• I appreciate it, too, when someone disagrees with one of my reviews, especially if I didn’t love the book. I sometimes feel guilty posting a less-than-glowing review so I’m glad when a reader balances out my view.

    This only holds true, though, if the person is respectful about the disagreement. There’s no need to attack someone if they don’t agree with you and it certainly doesn’t mean they’re not as smart as you. Remember that horrid woman who left a comment about my TIGER’S WIFE review? I love how you tried to defend me but felt bad about how condescending she was to you. Ugh.

    • pickygirl

      I am so glad you brought this up because it’s an important point. Respectfully disagree. I DO remember that woman. Ugh – she was awful. I should have just ignored her in the first place. Some people…

  • I agree completely! I don’t want to be on the same page, either. The resulting discussions (and occasional arguments)are far too interesting ๐Ÿ™‚

  • I think you bit the nail on the head. If everyone agreed, the world would be a much more boring place.

    I think my favorite part of this post is when you mention not even agreeing with yourself sometimes. I often have that same feeling, tbh…especially once I have to boil down a review to a number. I can usually talk about what I liked and what I didn’t like, but then comes the final verdict, which I know I don’t *have* to give. It’s my choice, but it’s something I like doing. It’s hard though. To distill essence into a single number and I’m usually at war with myself. It comes down to “how much does this thing that I didn’t like about the book affect my whole experience of the book?” and I tend to waver back and forth: well it really didn’t matter that much, or did it? will it matter for others? etc etc. gah!

    • pickygirl

      I’m so glad I’m not the only one, Nicole! It happens to me a lot, especially if I write a review directly after finishing a book. But, as you say, I also try to see if what bothered me affects the whole book or not. More often than not, for me, it doesn’t. So glad you commented. Great point!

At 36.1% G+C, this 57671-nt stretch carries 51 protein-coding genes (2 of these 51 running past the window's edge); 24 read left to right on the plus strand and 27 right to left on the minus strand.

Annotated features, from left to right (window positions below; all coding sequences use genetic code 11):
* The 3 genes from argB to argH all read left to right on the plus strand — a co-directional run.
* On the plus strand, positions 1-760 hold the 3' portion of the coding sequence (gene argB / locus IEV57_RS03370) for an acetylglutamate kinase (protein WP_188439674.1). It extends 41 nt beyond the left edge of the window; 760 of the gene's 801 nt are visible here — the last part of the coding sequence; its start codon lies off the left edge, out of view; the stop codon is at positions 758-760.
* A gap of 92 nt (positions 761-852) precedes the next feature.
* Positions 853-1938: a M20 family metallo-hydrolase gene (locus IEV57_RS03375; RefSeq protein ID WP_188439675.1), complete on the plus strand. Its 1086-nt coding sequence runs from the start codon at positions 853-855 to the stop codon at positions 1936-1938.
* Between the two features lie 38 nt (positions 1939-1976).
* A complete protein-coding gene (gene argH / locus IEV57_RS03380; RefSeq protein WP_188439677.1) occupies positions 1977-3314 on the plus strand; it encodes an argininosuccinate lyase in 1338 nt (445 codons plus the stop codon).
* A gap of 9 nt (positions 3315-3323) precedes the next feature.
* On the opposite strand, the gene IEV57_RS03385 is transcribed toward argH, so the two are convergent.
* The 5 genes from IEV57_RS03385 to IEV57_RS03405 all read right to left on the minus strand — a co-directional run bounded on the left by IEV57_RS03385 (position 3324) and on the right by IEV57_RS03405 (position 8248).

• This does sound a lot like my post! I agree – reading and talking books is a lot more boring when everyone agrees. Our best book club discussions are those where people do have different opinions. I like the idea that we could come back to books at a different time in our lives and see something different because we’re on a different page ourselves — so true!

    • pickygirl

      It’s something I’ve always known but never quite verbalized like this. And I love the idea that a book is never the same – it’s living and evolving by virtue of us living and evolving. So cool.

  • One of the reasons I love being in a book club is because it’s a group of women from different backgrounds and ages reading the same book. You get so many different reactions to the same event. It’s also why I love being a blogger. Right now I’m reading the Jessica Darling series and I know several bloggers who read it and love it for so many different reasons. Even when I reread I see moments differently than before and I anticipate moments I know are coming. I’m glad I’m not on the same page.

    • pickygirl

      I would love to be in a book club. I never have been, though Cassandra from IndieReader Houston and I may try to get one started. I have heard of Jessica Darling – need to see what it’s all about.

  • Great post! It’s so true, I love all the different discussions that can arise because everyone’s perception is a lil bit different. I just wish I had more RL discussions like that – sometimes it just takes so much effort to have real discussions online, but most of the people I know don’t read a lot. Tragic, really.

    • pickygirl

      Thanks, Sarah! I feel the same way except the people I know DO read books. But then, other times, I’m afraid I talk about what I read too much. Online, I know that’s what people are there for…